HIMSS13, the annual conference of the Health Information and Management and Systems Society, wrapped up in New Orleans last Thursday. The five-day conference and exhibition drew nearly 35,00 attendees this year, thanks in part to high-profile speakers such as former U.S. President Bill Clinton and Eric Topol, chief academic officer at Scripps Health and author of The Creative Destruction of Medicine.
Eric Topol speaks at the HIMSS13 conference in New Orleans last week.
Here are five key ideas that came out of the conference:
1.) Interoperability is essential. So essential, in fact, that HIMSS dedicated an entire room to it at the event. The Interoperability Showcase gathered products from medical device manufacturers and featured displays explaining how their products could work together seamlessly. Also at the event, five EMR providers announced the creation of the Commonwell Health Alliance, a nonprofit trade association that will create an infrastructure for interoperability across health IT organizations.
2.) Medicine should be personalized and patient-centered. Topol has been preaching that message for a while, and he reiterated it last week at HIMSS. As reported by Information Week’s Ken Terry:
In a wide-ranging keynote speech, Topol outlined his vision of a personalized, patient-centered style of medicine in which physicians play a much less important role and patients play a more important one than they do today. In this scenario, consumers will employ a rapidly proliferating array of mobile health apps and body sensors to diagnose and treat the majority of their own ailments."
3.) Healthcare could learn something from the airline industry. Of course, there’s a lot not to like about air travel, but according to Information Week’s Chris Murphy, the airline industry does get a few things right:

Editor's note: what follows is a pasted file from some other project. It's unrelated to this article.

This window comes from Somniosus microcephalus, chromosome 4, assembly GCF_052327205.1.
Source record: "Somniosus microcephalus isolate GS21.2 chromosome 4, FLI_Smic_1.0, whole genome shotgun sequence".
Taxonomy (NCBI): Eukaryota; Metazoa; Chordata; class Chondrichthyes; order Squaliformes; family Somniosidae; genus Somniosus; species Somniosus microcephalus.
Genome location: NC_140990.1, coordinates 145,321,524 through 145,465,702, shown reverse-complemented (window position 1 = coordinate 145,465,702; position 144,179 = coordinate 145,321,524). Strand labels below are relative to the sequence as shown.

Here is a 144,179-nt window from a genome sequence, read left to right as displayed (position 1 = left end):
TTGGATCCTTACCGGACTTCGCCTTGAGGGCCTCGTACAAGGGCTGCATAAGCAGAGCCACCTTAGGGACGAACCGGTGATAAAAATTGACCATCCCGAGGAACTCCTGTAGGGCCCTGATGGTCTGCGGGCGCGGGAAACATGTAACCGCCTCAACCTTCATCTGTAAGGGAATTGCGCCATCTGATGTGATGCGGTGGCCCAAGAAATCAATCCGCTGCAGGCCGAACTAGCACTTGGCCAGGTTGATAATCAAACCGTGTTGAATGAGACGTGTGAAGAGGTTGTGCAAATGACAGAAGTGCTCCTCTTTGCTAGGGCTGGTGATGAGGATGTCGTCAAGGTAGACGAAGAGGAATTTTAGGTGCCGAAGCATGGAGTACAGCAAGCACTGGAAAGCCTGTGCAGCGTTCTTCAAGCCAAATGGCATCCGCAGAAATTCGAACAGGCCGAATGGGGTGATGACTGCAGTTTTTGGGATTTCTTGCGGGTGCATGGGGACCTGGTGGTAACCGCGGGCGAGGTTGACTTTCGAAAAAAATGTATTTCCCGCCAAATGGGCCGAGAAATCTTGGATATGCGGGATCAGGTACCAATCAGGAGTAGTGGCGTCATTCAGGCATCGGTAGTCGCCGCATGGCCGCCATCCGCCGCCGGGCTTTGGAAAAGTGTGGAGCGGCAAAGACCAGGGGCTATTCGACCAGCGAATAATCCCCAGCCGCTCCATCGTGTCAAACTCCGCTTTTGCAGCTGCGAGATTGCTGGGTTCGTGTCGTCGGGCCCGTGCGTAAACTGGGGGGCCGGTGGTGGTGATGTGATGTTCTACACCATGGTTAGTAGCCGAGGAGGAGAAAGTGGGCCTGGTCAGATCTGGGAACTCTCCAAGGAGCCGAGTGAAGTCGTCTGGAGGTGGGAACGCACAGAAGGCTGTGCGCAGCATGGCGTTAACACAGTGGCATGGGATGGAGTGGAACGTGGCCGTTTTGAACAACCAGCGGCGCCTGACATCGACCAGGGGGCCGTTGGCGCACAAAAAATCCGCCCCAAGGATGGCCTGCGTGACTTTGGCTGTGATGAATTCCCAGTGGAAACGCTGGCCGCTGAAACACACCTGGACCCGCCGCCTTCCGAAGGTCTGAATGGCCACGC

It's the fact that U.S. commercial airlines carried 52% more people in 2010 than they did in 1995, and yet they employed 2% fewer people. It's that airlines did away with unprofitable luxuries such as meals in coach and filled excess flight capacity. It's that airlines shed lots of jobs at front counters and reservation call centers and replaced them with kiosks and online bookings."
4.) Mobile health is becoming a "must-have." If your company isn’t looking for a way to make your medical device products mobile, you’re behind the times. But as Keith L. Martin of Physician’s Practice reports, Richard Krohn, president of health IT consulting firm HealthSense told HIMSS attendees that they need to keep an open mind about mobile technologies.
Krohn noted that for many, there is a "narrow vision" of mobile health as a communications conduit made possible by tablets, smartphones, or other communications means. He proffered mobile health as an entire system, extending the utility and efficiency of healthcare infrastructures and supporting new treatment modalities such as accountable care organizations (ACOs) and Patient-Centered Medical Homes (PCMHs)."
5.) Investments in healthcare are important. Ever since the Great Recession, “investment” has been a four letter word for companies, which have been tasked with doing more with less. But at HIMMS, Clinton reminded attendees of the old saying you’ve got to spend money to make money. "No country, in my opinion, can sustain a healthy economy … [without spending]," he told the crowd. As reported by Physicians Practice’s Marisa Torrieri:
He also offered examples of where investing money in healthcare technology and research, such as the $3 billion he spent on the human-genome research, has yielded ‘tens of millions of dollars in economic activity.’”
What were your favorite lessons from HIMSS13? Share them with us in the comments below.
—Jamie Hartford is the managing editor of MD+DI.